On Being an Empath (and what that means)

Growing up, I was always described as an emotional, sensitive person. I was the child that cried when the bad guys got hurt in Home Alone. I hurt when those around me hurt.

Matt says that I take on other peoples pain and problems as my own, and he can’t understand why I do it…why I take on the pain and problems as mine. It’s not that I’m trying to make their experience my own, it’s that I just feel their pain. Literally.

I used to wonder why…but now I know. I’m an empath. I am deeply affected by the emotions of those around me. If someone is miserable, angry, or defeated…it affects my mood. I feel just as miserable, angry, or defeated as that person. It’s why I don’t handle confrontation well…because I’m trying to contend with my feelings of aggravation and the other person’s feelings of aggravation. Imagine feeling doubly mad about something? Or doubly betrayed? It’s also why news reports of tragic things depress me far more than the average person.

I can feel other peoples’ experiences. Their heartache and pain, their joy and their pride, their anger and despair.

It drives Matt crazy that other people and environments affect me so much. He doesn’t understand why I cry over the news, why other people’s suffering causes me great sadness.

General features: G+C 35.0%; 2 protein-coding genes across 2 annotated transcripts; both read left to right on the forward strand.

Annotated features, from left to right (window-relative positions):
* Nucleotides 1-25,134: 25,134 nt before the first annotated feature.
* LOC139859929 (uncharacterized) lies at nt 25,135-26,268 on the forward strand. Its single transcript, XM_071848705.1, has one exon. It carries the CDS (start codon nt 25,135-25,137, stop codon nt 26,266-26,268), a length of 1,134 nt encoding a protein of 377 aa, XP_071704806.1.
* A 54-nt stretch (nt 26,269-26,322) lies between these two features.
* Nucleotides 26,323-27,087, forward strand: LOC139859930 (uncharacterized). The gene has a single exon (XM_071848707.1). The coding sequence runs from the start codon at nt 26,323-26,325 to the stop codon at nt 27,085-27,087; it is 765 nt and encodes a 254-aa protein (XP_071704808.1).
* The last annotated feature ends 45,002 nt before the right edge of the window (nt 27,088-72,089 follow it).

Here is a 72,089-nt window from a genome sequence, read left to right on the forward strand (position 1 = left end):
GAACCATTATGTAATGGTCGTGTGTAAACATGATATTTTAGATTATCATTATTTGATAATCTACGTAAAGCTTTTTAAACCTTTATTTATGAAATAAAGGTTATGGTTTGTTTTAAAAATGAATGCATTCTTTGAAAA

But why is being an empath a bad thing? Why do others scoff at the ones who feel too much, the ones who hurt and smile with their friends? Why do we immediately assume those people are “seeking attention in a tragedy”?

Those same people will sadly shake their heads when they hear of a terriorst attack, murder, or suicide of a bullied child and say “if only there was more empathy in this world! Where have the good people gone?”

It’s maddening because the good people have been here all along, suffering and feeling and being told “you feel too much. You need to change!”

Most of us empaths keep our overwhelming feelings to ourselves, for fear of being made to feel bad about it. We avoid watching the news or reading “sad” stories because we know, that those sad stories will break us and we can’t afford to be seen as having a breakdown over someone else’s personal tragedy.

I used to try and hide it, but then I realized that I was contributing to the problem. By trying to hide my empathy, I was reinforcing the belief that “feeling too much” is a bad thing, when it is most certainly not a bad thing at all. It’s a good thing.

The world could use more empaths.

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About J.C. Hannigan

25. Mother. Wife. Lover of words. Weaver of stories. My first book, Collide, is available in e-book for Amazon Kindle and Kobo.
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